The company is funding a contest where research teams at universities can pitch their environmental idea to win funding to develop it further. It’s also providing an initial 500 tonnes of textile waste to Lenzing, the Australian manufacturer of the plant-based textile fibre TENCEL™ Lyocell, which will use it in manufacturing its materials.
Other textile recycling schemes seem to operate in partnership with charities who already trade in secondhand clothing – M&S run a scheme with Oxfam, and Zara runs one with multiple charities including Oxfam, the Red Cross and Spanish charity Cáritas.
Isn’t it about time clothing companies took financial responsibility for the waste they are creating? Recycling and reusing clothing has a cost. After all, it’s the companies who drive our increasing clothing purchases, and persuade us we need MORE clothes when our wardrobes are already full to bursting.
A more convincing effort might involve allocating an ongoing share of their profits to fund large-scale textile recycling solutions, providing consumers with information on how the use and disposal of clothing affects the environment, and perhaps rethinking the frequency and durability of their clothing collections.
Extending the life of your clothes
The way you wash your clothes has a huge environmental impact, second only to that of creating brand new fibres and fabrics. WRAP say that, since 2012, the carbon footprint of clothing in the UK has been reduced by 700,000 tonnes CO2, thanks to people washing their clothes at lower temperatures, and ironing and tumble drying less frequently.
As raw denim aficionados will attest, jeans only need to be washed every few years (or some say never!). But we could probably save on washes with most garments by airing them between wears. Line drying and washing at a lower temperature lessens the impact, as well as keeping clothes looking good for longer.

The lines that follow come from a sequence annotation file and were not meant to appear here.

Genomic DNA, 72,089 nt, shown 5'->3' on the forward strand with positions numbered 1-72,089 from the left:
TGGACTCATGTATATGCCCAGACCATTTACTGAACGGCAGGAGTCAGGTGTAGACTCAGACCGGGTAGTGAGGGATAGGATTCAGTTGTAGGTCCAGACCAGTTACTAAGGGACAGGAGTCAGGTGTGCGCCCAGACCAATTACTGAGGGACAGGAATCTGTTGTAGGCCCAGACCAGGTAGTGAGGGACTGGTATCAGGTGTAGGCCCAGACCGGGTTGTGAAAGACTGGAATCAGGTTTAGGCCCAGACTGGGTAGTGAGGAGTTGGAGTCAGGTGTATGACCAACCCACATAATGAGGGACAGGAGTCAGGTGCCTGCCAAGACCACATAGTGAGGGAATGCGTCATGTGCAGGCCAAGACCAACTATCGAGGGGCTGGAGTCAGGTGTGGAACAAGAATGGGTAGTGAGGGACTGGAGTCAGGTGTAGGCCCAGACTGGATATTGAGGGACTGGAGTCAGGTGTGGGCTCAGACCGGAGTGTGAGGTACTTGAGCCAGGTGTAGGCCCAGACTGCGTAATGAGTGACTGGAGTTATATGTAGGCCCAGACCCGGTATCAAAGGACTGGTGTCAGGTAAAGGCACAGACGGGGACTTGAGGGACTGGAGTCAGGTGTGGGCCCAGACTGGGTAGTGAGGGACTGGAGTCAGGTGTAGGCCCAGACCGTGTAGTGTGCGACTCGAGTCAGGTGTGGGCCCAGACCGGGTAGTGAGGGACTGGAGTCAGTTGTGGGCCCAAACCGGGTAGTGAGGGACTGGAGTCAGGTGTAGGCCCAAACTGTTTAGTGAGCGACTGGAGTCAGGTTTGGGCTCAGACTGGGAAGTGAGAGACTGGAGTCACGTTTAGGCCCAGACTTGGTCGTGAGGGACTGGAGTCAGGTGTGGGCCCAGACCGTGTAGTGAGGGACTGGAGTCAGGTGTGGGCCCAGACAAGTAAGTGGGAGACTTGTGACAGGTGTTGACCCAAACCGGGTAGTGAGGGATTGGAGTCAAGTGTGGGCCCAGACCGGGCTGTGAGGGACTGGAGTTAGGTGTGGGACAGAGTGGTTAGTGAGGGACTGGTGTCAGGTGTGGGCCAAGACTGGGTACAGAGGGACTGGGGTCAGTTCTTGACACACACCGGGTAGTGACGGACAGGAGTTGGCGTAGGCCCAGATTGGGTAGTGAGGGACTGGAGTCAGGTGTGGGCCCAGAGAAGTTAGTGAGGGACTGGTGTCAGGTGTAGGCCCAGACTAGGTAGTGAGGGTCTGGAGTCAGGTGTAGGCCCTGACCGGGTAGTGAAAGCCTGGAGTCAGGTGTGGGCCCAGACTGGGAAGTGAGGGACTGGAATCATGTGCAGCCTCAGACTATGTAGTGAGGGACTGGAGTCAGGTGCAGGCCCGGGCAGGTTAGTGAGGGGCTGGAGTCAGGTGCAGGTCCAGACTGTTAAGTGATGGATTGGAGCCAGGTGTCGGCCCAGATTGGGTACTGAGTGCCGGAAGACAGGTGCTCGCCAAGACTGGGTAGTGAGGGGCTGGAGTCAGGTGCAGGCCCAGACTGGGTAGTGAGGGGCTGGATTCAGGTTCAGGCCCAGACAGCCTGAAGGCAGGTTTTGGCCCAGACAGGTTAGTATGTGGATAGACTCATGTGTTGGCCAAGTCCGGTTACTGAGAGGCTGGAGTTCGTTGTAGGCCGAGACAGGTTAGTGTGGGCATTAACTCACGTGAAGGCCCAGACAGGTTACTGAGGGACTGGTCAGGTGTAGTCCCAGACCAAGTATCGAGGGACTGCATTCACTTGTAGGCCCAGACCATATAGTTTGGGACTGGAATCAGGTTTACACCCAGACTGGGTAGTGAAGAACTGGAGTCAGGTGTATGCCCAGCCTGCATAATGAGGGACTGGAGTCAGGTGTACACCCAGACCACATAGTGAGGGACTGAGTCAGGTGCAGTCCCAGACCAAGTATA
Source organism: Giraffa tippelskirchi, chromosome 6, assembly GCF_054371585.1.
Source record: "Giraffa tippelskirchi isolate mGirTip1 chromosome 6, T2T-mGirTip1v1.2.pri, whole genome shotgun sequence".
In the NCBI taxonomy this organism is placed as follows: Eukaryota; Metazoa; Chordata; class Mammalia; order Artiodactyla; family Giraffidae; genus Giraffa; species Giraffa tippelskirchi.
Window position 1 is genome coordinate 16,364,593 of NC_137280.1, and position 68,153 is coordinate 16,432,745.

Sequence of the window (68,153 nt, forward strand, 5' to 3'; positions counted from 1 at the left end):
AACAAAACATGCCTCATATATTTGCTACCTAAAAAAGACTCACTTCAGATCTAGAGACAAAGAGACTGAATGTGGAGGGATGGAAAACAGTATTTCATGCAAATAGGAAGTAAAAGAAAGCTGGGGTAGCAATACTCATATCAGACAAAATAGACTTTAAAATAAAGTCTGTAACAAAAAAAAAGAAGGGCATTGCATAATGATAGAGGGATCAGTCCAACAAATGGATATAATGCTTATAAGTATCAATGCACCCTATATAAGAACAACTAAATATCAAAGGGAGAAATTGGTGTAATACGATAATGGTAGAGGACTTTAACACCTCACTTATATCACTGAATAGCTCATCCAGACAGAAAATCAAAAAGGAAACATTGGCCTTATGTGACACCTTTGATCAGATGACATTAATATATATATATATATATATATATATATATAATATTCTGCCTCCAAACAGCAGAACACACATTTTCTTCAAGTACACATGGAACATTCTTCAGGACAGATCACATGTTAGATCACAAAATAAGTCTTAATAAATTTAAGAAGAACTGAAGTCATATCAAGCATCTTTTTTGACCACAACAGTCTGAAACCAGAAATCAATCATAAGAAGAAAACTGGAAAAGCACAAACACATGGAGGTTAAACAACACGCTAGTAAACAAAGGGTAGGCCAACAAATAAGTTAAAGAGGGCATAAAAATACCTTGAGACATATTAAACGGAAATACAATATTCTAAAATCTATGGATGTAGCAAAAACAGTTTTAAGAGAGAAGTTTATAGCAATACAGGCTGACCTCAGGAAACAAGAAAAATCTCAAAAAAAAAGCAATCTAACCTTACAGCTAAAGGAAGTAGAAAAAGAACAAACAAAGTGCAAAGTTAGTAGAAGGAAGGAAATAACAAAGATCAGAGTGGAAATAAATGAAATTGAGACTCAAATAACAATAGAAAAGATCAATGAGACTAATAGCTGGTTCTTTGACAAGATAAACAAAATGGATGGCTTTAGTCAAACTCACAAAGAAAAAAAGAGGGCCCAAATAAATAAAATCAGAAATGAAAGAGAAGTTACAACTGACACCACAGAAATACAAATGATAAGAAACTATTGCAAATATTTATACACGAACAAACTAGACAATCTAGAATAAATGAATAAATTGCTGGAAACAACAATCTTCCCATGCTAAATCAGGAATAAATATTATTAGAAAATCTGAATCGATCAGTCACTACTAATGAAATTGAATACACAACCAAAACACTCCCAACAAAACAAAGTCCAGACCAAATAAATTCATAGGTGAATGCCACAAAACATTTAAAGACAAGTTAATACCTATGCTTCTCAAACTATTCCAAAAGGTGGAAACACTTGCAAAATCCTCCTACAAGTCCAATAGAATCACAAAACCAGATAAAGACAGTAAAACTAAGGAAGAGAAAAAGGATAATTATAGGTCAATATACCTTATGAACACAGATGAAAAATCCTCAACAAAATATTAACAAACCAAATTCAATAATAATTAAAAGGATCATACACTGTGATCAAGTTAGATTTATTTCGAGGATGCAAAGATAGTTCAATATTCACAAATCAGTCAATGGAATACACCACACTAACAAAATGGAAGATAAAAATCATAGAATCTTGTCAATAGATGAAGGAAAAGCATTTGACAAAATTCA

Each extra nine months of active use reduces the carbon, water and waste footprints of a garment by around 20-30% each – provided it substitutes a new purchase, thus avoiding the impacts of new fibre production.
Try and hold on to your older clothes for longer – repair them if they get a hole or the fastenings break. The most sustainable clothes are the ones we already have. A societal shift is required in order to embrace this attitude fully. Mending is often seen as embarrassing or scruffy in our society, but inspiration can be found in patchwork Japanese Boro textiles, or the intricate knitwear repair work of Tom of Holland’s Visible Mending Programme.
The mended look isn’t for everyone, but if more of us could learn to love and appreciate clothes which show signs of wear and repair, we’d be in a better position to challenge the dominance of the fast fashion business model.
When you feel the need for something fresh, rather than buy something, could you repurpose an item you already have, or try wearing it a different way? Jeans with holes on the knees can become shorts, or work shirts with worn collars can become a round-neck summer top. Get creative, pool your resources and share old clothes with friends and family. Upcycling offers a way to use your old clothes in new ways without resorting to getting rid of them.
If you really don’t want to wear an item anymore, but it still has some use left, head to a local clothes swap or ‘swishing’ event – there are events all over the country listed on swishing.com. Swaps are a great way to switch up your wardrobe without adding yet more items in. And they help keep clothes in use for longer.
Using every last scrap
Some items of clothing are simply not made to last, and there will come a time when your garment is no longer fit to be seen out in! Of course, you could donate it, but textiles are a precious resource and there are loads of things you can make your old clothes into. Pet beds, kids stuffed toys, reusable shopping and veg bags, gift bags for wrapping, wax food wraps.
Even when you get down to the smaller scraps you can make rag rugs or an heirloom quilt, save squares for patching holes or simply use them as cleaning rags. Plenty of these projects can be completed with just a pair of scissors, a needle and thread.
But if you’re not confident in going it alone, there are plenty of places you can learn to sew and even pick up specialist skills like clothing repairs and upcycling. The Love Your Clothes website has a list of ‘SuperCrafters’ across the UK where you can learn sewing and textile skills. And the links box below has some interesting reading to get you inspired to make more from your clothes.